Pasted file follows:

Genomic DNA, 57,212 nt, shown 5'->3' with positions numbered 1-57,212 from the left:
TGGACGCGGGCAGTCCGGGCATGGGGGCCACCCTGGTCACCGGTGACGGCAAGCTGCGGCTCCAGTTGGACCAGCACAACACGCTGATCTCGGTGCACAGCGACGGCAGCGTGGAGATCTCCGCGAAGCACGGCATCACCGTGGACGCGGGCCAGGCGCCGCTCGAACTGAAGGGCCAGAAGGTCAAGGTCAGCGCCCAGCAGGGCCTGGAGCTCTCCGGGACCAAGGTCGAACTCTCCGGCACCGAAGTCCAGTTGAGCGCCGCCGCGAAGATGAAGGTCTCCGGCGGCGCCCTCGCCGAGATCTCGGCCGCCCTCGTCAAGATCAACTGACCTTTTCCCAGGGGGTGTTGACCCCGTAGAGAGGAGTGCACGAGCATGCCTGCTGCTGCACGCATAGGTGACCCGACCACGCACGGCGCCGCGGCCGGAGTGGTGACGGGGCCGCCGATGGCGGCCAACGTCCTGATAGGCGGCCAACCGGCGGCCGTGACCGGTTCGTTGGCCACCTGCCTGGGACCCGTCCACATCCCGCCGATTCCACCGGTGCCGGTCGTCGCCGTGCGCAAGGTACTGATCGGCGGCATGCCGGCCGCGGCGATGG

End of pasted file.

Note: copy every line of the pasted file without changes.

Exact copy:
Genomic DNA, 57,212 nt, shown 5'->3' with positions numbered 1-57,212 from the left:
TGGACGCGGGCAGTCCGGGCATGGGGGCCACCCTGGTCACCGGTGACGGCAAGCTGCGGCTCCAGTTGGACCAGCACAACACGCTGATCTCGGTGCACAGCGACGGCAGCGTGGAGATCTCCGCGAAGCACGGCATCACCGTGGACGCGGGCCAGGCGCCGCTCGAACTGAAGGGCCAGAAGGTCAAGGTCAGCGCCCAGCAGGGCCTGGAGCTCTCCGGGACCAAGGTCGAACTCTCCGGCACCGAAGTCCAGTTGAGCGCCGCCGCGAAGATGAAGGTCTCCGGCGGCGCCCTCGCCGAGATCTCGGCCGCCCTCGTCAAGATCAACTGACCTTTTCCCAGGGGGTGTTGACCCCGTAGAGAGGAGTGCACGAGCATGCCTGCTGCTGCACGCATAGGTGACCCGACCACGCACGGCGCCGCGGCCGGAGTGGTGACGGGGCCGCCGATGGCGGCCAACGTCCTGATAGGCGGCCAACCGGCGGCCGTGACCGGTTCGTTGGCCACCTGCCTGGGACCCGTCCACATCCCGCCGATTCCACCGGTGCCGGTCGTCGCCGTGCGCAAGGTACTGATCGGCGGCATGCCGGCCGCGGCGATGG